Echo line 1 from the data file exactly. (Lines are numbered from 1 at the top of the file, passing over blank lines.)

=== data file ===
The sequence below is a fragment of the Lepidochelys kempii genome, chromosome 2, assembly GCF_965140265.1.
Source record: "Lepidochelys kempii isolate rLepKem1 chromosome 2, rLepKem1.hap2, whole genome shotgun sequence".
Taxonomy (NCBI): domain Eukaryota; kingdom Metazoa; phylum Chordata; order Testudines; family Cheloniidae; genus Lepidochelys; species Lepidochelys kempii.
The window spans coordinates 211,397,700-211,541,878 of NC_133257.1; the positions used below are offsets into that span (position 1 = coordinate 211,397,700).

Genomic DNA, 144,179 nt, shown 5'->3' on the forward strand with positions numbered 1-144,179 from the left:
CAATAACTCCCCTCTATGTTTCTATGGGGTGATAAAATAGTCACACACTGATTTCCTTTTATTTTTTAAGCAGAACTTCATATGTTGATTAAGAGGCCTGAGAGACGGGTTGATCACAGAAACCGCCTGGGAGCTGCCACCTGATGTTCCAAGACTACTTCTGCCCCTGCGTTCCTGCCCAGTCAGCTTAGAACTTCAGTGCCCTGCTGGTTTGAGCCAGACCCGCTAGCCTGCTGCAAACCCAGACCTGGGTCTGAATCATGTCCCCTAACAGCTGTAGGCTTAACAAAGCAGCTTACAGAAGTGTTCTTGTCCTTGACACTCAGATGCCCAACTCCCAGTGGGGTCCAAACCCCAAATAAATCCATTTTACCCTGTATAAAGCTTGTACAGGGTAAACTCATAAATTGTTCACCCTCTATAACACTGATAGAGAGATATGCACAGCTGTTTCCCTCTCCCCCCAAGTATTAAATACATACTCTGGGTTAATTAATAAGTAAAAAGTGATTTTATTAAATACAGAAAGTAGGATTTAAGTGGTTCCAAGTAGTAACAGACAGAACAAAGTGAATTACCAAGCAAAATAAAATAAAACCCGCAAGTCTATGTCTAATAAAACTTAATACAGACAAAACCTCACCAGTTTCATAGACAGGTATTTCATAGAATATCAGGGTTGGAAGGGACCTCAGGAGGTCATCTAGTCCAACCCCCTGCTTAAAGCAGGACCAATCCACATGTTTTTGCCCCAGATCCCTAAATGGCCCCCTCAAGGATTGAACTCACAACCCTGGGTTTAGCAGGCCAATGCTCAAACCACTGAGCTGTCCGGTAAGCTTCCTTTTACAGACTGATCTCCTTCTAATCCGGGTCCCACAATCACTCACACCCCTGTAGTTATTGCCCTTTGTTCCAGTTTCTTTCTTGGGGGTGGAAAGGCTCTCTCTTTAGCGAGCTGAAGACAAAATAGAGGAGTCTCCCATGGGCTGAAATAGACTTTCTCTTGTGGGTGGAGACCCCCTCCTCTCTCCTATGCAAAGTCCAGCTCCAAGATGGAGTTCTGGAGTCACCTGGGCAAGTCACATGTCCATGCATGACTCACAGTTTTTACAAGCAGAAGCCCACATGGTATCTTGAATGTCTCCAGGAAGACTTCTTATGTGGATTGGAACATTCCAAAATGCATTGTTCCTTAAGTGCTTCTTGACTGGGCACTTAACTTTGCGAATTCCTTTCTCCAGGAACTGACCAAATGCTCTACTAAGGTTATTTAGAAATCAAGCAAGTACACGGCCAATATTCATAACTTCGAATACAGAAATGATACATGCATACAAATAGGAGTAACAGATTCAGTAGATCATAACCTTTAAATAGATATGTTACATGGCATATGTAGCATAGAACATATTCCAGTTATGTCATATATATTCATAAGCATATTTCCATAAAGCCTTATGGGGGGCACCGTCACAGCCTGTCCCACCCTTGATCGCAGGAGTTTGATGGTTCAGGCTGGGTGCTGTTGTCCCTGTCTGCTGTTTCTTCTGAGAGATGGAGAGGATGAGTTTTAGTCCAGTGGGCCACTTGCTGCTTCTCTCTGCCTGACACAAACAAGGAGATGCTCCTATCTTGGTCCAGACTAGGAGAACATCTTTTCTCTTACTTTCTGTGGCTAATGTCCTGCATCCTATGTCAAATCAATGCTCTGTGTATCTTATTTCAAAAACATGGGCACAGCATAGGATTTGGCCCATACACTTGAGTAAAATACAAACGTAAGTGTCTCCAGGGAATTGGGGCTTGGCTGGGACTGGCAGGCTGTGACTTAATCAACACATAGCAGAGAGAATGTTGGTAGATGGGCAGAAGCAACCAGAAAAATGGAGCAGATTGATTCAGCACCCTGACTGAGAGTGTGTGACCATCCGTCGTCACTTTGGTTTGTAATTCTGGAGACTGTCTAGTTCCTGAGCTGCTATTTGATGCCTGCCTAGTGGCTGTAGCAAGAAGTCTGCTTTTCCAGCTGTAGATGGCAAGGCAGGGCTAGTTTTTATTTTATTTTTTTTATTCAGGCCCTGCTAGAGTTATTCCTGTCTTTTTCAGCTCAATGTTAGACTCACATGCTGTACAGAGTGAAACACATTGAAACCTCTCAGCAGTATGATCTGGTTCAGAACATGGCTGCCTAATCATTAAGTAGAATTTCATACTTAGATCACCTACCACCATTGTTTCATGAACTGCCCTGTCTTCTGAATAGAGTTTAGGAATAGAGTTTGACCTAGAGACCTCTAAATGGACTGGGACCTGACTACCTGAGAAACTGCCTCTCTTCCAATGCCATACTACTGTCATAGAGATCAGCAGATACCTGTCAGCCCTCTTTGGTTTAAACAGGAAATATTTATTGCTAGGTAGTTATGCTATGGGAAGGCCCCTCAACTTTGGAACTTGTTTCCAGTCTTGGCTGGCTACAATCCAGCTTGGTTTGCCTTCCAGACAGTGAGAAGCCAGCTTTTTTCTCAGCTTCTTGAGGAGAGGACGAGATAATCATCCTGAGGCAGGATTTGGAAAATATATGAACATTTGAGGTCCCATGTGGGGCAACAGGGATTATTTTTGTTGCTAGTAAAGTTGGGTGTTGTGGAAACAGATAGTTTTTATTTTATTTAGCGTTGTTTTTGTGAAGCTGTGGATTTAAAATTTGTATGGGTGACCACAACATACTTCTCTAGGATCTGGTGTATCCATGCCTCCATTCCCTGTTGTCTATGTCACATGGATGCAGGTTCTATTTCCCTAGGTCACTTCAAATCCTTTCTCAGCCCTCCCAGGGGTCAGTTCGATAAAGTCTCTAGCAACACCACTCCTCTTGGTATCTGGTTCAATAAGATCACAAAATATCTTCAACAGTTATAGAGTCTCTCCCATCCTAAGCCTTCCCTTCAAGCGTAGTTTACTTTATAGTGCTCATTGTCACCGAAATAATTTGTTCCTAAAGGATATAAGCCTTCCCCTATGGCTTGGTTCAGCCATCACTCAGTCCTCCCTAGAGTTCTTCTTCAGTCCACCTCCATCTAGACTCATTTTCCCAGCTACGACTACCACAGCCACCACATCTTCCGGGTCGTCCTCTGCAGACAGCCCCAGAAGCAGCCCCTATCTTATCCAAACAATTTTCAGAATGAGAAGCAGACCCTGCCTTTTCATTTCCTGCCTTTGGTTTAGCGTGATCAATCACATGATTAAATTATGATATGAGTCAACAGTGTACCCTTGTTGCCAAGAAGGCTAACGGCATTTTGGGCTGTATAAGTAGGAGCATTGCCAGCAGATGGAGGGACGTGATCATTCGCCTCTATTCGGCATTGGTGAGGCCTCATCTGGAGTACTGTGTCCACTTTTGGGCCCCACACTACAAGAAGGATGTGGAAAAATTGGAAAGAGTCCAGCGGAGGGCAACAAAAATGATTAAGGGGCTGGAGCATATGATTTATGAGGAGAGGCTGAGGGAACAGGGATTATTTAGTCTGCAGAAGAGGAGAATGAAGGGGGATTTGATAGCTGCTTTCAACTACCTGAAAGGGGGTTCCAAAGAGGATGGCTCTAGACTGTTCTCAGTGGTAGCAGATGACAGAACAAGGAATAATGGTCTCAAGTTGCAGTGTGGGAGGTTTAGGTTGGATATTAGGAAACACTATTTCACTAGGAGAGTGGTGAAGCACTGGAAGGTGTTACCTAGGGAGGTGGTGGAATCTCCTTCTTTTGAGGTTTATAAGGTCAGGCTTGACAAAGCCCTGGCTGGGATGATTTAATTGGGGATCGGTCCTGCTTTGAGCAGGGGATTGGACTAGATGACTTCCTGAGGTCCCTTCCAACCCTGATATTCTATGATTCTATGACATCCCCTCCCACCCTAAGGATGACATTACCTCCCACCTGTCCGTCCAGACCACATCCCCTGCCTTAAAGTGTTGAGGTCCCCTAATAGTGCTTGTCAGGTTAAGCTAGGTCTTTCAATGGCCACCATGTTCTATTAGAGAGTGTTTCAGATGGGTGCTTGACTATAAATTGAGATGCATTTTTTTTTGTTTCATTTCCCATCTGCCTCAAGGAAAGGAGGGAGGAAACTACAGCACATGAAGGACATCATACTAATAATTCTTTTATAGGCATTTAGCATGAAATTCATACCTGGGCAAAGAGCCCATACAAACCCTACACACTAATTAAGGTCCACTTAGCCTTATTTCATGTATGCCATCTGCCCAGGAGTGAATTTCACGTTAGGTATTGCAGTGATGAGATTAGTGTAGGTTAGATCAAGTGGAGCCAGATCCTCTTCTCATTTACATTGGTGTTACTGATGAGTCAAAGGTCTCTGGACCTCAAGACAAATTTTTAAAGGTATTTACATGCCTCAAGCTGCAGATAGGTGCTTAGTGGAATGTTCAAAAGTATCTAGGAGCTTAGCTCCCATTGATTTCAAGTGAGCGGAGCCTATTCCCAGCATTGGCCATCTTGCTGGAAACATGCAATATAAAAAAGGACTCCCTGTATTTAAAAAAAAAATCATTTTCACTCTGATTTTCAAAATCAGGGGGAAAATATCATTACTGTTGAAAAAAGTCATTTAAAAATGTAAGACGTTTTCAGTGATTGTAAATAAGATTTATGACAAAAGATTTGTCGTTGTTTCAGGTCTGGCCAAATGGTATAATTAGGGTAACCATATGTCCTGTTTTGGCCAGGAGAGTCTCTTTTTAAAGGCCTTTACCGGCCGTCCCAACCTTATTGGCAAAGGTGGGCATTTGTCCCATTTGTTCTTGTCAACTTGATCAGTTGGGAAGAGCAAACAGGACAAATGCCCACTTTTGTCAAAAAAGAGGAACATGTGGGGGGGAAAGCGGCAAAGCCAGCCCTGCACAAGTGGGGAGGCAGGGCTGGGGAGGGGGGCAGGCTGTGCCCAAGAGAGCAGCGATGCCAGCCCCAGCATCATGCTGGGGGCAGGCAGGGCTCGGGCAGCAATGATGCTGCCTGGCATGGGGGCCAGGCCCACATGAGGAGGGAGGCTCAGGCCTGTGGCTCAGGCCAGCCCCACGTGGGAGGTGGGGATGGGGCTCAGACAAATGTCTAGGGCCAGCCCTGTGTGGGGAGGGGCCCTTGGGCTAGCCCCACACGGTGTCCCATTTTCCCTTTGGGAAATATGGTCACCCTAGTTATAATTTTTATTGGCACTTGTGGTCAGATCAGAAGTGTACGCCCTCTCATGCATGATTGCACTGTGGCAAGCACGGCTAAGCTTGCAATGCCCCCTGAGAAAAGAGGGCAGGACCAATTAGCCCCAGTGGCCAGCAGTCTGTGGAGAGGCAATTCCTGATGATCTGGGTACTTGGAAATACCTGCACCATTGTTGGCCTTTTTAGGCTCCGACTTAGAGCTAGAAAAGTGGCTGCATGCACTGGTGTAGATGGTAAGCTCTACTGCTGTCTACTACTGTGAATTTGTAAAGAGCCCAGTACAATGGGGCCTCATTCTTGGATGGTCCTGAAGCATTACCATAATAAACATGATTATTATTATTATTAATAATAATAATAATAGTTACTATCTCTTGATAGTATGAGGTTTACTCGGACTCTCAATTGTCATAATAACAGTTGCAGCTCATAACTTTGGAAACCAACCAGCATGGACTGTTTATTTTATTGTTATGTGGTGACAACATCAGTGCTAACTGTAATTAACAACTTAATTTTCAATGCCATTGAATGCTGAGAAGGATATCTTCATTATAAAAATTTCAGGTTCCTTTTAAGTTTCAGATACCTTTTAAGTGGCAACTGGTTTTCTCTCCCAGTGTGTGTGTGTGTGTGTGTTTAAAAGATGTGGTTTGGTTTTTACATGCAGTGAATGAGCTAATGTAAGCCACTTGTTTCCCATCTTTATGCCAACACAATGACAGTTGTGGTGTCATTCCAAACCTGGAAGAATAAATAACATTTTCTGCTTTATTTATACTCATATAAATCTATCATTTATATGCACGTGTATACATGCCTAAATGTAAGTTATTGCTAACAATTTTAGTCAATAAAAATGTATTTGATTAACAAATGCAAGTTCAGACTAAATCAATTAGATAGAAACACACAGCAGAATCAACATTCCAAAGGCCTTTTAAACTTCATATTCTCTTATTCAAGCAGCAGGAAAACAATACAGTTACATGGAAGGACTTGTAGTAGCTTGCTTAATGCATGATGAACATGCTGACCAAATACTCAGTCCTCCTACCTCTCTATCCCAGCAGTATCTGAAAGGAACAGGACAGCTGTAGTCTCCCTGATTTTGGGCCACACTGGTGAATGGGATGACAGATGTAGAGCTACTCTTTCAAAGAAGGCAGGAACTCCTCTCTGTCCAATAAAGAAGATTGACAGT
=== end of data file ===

The sequence below is a fragment of the Lepidochelys kempii genome, chromosome 2, assembly GCF_965140265.1.